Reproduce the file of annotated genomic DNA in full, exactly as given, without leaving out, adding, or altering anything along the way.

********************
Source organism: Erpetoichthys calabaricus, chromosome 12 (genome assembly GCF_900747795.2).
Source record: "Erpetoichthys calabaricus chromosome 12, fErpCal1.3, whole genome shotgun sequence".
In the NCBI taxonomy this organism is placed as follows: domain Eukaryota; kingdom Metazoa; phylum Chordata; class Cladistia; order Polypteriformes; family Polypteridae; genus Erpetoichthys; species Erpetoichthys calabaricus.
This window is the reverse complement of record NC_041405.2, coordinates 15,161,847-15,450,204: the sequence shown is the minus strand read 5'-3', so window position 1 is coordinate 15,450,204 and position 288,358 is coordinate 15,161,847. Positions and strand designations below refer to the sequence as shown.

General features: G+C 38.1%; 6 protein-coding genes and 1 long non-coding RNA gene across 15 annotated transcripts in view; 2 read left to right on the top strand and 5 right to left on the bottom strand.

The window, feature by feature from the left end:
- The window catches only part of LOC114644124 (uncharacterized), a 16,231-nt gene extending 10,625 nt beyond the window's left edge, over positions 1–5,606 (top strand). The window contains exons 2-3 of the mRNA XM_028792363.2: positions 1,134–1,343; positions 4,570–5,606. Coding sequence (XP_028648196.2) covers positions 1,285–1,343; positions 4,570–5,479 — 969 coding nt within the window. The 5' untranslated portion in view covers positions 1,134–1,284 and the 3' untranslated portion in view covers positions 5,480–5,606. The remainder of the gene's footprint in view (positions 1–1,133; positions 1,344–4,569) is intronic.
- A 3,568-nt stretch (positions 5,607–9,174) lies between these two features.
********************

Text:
Source organism: Erpetoichthys calabaricus, chromosome 12 (genome assembly GCF_900747795.2).
Source record: "Erpetoichthys calabaricus chromosome 12, fErpCal1.3, whole genome shotgun sequence".
In the NCBI taxonomy this organism is placed as follows: domain Eukaryota; kingdom Metazoa; phylum Chordata; class Cladistia; order Polypteriformes; family Polypteridae; genus Erpetoichthys; species Erpetoichthys calabaricus.
This window is the reverse complement of record NC_041405.2, coordinates 15,161,847-15,450,204: the sequence shown is the minus strand read 5'-3', so window position 1 is coordinate 15,450,204 and position 288,358 is coordinate 15,161,847. Positions and strand designations below refer to the sequence as shown.

General features: G+C 38.1%; 6 protein-coding genes and 1 long non-coding RNA gene across 15 annotated transcripts in view; 2 read left to right on the top strand and 5 right to left on the bottom strand.

The window, feature by feature from the left end:
- The window catches only part of LOC114644124 (uncharacterized), a 16,231-nt gene extending 10,625 nt beyond the window's left edge, over positions 1–5,606 (top strand). The window contains exons 2-3 of the mRNA XM_028792363.2: positions 1,134–1,343; positions 4,570–5,606. Coding sequence (XP_028648196.2) covers positions 1,285–1,343; positions 4,570–5,479 — 969 coding nt within the window. The 5' untranslated portion in view covers positions 1,134–1,284 and the 3' untranslated portion in view covers positions 5,480–5,606. The remainder of the gene's footprint in view (positions 1–1,133; positions 1,344–4,569) is intronic.
- A 3,568-nt stretch (positions 5,607–9,174) lies between these two features.